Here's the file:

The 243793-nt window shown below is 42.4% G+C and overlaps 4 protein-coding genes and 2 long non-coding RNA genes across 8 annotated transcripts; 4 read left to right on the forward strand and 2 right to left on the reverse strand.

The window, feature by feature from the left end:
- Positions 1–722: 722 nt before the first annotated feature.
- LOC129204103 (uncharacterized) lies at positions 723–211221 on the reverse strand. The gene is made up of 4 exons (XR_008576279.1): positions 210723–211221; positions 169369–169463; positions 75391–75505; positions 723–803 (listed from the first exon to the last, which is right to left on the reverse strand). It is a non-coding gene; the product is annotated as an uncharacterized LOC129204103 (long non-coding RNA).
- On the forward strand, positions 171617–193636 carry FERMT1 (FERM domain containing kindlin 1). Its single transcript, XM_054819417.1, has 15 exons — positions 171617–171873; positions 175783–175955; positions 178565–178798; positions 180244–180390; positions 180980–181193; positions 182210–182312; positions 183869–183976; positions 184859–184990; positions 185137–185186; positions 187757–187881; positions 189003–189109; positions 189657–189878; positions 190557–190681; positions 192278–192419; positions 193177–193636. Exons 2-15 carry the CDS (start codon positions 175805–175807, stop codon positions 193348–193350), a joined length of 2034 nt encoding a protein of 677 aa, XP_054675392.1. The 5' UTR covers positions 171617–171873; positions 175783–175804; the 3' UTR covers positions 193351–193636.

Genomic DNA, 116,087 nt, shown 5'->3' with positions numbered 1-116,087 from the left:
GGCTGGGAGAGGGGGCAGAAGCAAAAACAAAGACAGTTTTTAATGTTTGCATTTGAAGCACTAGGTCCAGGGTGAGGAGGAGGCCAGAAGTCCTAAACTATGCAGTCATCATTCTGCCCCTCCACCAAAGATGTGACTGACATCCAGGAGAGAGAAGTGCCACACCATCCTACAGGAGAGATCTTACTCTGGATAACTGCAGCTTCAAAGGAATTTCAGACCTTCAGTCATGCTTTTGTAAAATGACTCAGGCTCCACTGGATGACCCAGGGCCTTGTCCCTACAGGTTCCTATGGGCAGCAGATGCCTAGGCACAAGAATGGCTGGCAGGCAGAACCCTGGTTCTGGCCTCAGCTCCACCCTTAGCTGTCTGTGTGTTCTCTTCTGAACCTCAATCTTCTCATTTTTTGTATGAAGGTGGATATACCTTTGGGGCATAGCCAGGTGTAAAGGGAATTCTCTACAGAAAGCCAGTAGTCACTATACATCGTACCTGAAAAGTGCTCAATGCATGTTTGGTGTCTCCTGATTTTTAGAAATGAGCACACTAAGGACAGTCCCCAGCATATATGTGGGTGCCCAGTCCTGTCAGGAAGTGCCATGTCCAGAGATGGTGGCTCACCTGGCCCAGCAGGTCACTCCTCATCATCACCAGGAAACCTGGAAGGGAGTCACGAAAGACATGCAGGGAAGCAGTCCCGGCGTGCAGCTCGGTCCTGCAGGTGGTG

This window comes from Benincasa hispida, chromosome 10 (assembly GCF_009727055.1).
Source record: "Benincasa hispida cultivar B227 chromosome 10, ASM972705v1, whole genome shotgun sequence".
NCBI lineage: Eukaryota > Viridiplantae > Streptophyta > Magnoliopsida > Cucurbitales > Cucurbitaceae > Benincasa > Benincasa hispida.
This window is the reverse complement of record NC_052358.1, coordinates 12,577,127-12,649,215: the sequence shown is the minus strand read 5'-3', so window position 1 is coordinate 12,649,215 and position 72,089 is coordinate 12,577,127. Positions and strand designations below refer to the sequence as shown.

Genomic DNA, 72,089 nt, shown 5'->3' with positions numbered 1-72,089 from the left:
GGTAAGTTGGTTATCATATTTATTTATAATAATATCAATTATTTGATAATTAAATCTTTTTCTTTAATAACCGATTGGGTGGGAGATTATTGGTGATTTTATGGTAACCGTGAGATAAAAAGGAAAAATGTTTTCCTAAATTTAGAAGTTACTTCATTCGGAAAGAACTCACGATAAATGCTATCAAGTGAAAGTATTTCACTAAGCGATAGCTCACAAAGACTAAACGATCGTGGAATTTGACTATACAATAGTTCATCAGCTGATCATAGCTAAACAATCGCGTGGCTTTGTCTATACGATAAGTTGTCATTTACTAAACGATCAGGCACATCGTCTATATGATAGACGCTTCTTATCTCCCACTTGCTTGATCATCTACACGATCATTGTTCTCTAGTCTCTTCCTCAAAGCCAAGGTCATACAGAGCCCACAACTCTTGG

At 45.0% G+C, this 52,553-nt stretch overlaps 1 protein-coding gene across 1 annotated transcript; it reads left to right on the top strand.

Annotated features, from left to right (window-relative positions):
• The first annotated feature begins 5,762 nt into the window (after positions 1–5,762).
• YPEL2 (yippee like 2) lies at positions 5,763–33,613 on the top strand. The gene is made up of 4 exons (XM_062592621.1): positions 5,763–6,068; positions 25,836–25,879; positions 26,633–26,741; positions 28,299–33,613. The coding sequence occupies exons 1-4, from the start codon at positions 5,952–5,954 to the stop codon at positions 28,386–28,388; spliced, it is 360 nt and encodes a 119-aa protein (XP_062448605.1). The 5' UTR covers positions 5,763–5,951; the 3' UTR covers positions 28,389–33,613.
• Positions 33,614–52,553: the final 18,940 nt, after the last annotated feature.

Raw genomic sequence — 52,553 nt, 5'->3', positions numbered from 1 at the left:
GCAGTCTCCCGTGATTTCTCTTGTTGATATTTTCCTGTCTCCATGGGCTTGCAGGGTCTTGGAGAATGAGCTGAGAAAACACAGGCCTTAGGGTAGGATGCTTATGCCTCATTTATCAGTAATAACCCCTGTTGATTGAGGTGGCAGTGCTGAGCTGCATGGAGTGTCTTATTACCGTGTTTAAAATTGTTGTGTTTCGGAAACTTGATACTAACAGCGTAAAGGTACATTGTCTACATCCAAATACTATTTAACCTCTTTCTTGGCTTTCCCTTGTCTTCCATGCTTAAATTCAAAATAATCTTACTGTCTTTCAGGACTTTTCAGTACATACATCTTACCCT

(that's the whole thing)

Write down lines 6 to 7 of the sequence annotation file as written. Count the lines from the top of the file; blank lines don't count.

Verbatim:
Genomic DNA, 116,087 nt, shown 5'->3' with positions numbered 1-116,087 from the left:
GGCTGGGAGAGGGGGCAGAAGCAAAAACAAAGACAGTTTTTAATGTTTGCATTTGAAGCACTAGGTCCAGGGTGAGGAGGAGGCCAGAAGTCCTAAACTATGCAGTCATCATTCTGCCCCTCCACCAAAGATGTGACTGACATCCAGGAGAGAGAAGTGCCACACCATCCTACAGGAGAGATCTTACTCTGGATAACTGCAGCTTCAAAGGAATTTCAGACCTTCAGTCATGCTTTTGTAAAATGACTCAGGCTCCACTGGATGACCCAGGGCCTTGTCCCTACAGGTTCCTATGGGCAGCAGATGCCTAGGCACAAGAATGGCTGGCAGGCAGAACCCTGGTTCTGGCCTCAGCTCCACCCTTAGCTGTCTGTGTGTTCTCTTCTGAACCTCAATCTTCTCATTTTTTGTATGAAGGTGGATATACCTTTGGGGCATAGCCAGGTGTAAAGGGAATTCTCTACAGAAAGCCAGTAGTCACTATACATCGTACCTGAAAAGTGCTCAATGCATGTTTGGTGTCTCCTGATTTTTAGAAATGAGCACACTAAGGACAGTCCCCAGCATATATGTGGGTGCCCAGTCCTGTCAGGAAGTGCCATGTCCAGAGATGGTGGCTCACCTGGCCCAGCAGGTCACTCCTCATCATCACCAGGAAACCTGGAAGGGAGTCACGAAAGACATGCAGGGAAGCAGTCCCGGCGTGCAGCTCGGTCCTGCAGGTGGTG